The Mystery of Palenque and Pacal Brought to the Web

PalenqueGood news for Maya fans feeling the pinch of recession – Mexico’s National Institute of Anthropology (INA) has brought the enigmatic 7th century AD city of Palenque into everyone’s homes with an exciting new online virtual experience.

Located in the southern Mexican state of Chiapas, Palenque has long been a place of mystery; its majestic buildings, wrapped in a harlequin layer of vines and other flora, evoking dreams of adventure and romance. You almost want to slap on a fedora and crack a whip when you look at the unhinged magnitude of the Temple of Inscriptions, or the crumbling beauty of the Temple of the Skull.

You almost want to slap on a fedora and crack a whip when you lay eyes on the wild beauty of Palenque

Yet one of the ancient city’s most famous sites, the tomb of K’inich Janaab’ Pakal – or Pacal the Great – has been kept under lock and key by the Mexican government for the past five years, in a bid to prolong its posterity. A heartbreaker for those travelling to the tropical climes of one of Mexico’s top tourist attractions, but for those behind a computer screen. The new tour allows 360-degree panoramic views of all the Maya buildings, allowing online enthusiasts the chance to see Pacal’s funerary chamber for the first time in over half a decade.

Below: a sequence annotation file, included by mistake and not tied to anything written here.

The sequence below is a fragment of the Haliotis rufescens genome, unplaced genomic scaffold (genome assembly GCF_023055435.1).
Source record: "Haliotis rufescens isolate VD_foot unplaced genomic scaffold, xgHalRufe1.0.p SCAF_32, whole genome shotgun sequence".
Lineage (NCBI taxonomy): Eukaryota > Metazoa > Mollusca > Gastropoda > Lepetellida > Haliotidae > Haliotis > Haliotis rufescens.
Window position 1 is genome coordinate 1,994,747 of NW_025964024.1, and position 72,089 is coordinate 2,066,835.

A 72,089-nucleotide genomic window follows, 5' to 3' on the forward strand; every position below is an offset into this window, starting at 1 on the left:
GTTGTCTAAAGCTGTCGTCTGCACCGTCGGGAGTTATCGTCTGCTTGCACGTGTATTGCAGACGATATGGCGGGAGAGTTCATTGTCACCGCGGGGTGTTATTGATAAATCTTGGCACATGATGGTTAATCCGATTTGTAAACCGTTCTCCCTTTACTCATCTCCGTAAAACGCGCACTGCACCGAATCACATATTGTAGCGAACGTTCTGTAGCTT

Each building has its own pop-up information box (in Spanish, mind) – with particular objects of interest available to see in closer detail. The tour doesn’t stop there, either: the foreboding lost Maya city of Yaxchiln is equally surveyed by the excellent project, demures of each city by showing their partial reclamation by nature.

It follows the emergence of the US University of Berkeley’s virtual tour of the 7th century Khmer city of Sambor Prei Kuk, the Virtual Qumran project – and of course, Heritage Key’s very own Virtual King Tut, which takes your avatar to the pulsing heart of the Valley of the Kings. The INA’s model may not be what the other two would consider a virtual world, but it does provide some spectacular views of one of the planet’s great ancient cities.

Images by Steve Bridger andNational Institute of Anthropology.